Angel Shave Club: What Happened To The Brand After Shark Tank?

When it comes to ABC's hit entrepreneurial reality show "Shark Tank," a couple of unspoken rules seem to make or break a company's likelihood of securing an investment from one of the titular Sharks. First, be open-minded and willing to negotiate, as founders of brands like FashionTap refusing to budge on their initial valuations have historically left the tank empty-handed. Secondly, take the time to do your research, as failing to be familiar with the industry you're attempting to dominate isn't a good look.


When the founders of Angel Shave Club appeared in Season 10, Episode 11, they were certainly knowledgeable on the ins and outs of their own business. However, they openly struggled to understand their competitors, and it ultimately cost them their chance at an investment. Was that the end of Angel Shave Club, though, or has the company gone on to succeed — and prove the Sharks wrong?

Angel Shave Club's Shark Tank pitch

Iskra Tsenkova and husband Brian Archambo approached the Sharks with a subscription razor service aimed at women. They asked the Sharks for an investment of $300,000 in return for 10% equity in the company. Determined to fight the "pink tax" — which the duo claimed adds 13% to the price of women's razors in comparison to men's — Tsenkova and Archambo launched a service that would provide subscribers with a "feminine" razor handle and blades, followed by a refill of razor blades every two or four months. The Sharks appeared perplexed as to how the founders planned to compete when much larger subscription razor companies inevitably started marketing toward women. Tsenkova admitted to having no knowledge of the competition Angel Shave Club would face. She insisted that their razors were superior but provided no hard facts to prove it.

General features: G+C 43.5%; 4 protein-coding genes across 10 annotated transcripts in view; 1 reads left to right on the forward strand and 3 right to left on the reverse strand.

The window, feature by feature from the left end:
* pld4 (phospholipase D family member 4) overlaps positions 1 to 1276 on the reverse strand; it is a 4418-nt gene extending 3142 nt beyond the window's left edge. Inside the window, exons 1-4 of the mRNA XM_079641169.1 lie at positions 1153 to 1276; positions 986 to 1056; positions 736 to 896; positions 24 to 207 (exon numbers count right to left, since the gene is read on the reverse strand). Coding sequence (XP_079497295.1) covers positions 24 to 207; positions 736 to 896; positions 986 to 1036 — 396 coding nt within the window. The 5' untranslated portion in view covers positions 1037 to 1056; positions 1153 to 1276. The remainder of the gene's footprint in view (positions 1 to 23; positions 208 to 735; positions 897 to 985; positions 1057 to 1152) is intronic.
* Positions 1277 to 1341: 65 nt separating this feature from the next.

Even the company's 9,000 customers and $390,000 in sales weren't enough to get a Shark to bite once the founders admitted that most of those customers only stayed with the company for six or fewer billing cycles, as well as profit margins being quite low. Despite Archambo's assurances that a pause feature was in development to prevent subscribers from canceling after they acquired a stockpile of razor blades, the Sharks rapidly dropped out, though Kevin O'Leary took a moment to explain why they weren't worth their proposed valuation. His words of wisdom? "You don't make any money." 

Angel Shave Club after Shark Tank

After failing to convince any of the Sharks to invest in their company, the Angel Shave Club founders insisted that the business would still succeed with its plan to sell razors, shaving cream, and other shaving products for women. Upon exiting the tank, Iskra Tsenkova told viewers that the Sharks' refusal to invest was "their loss" and that she and her husband were "going to kill this market." The episode aired on January 20, 2019, and in March of the same year, venture capital fund Quake Capital announced that it had selected Angel Shave Club for its business accelerator program, which came with a $200,000 investment.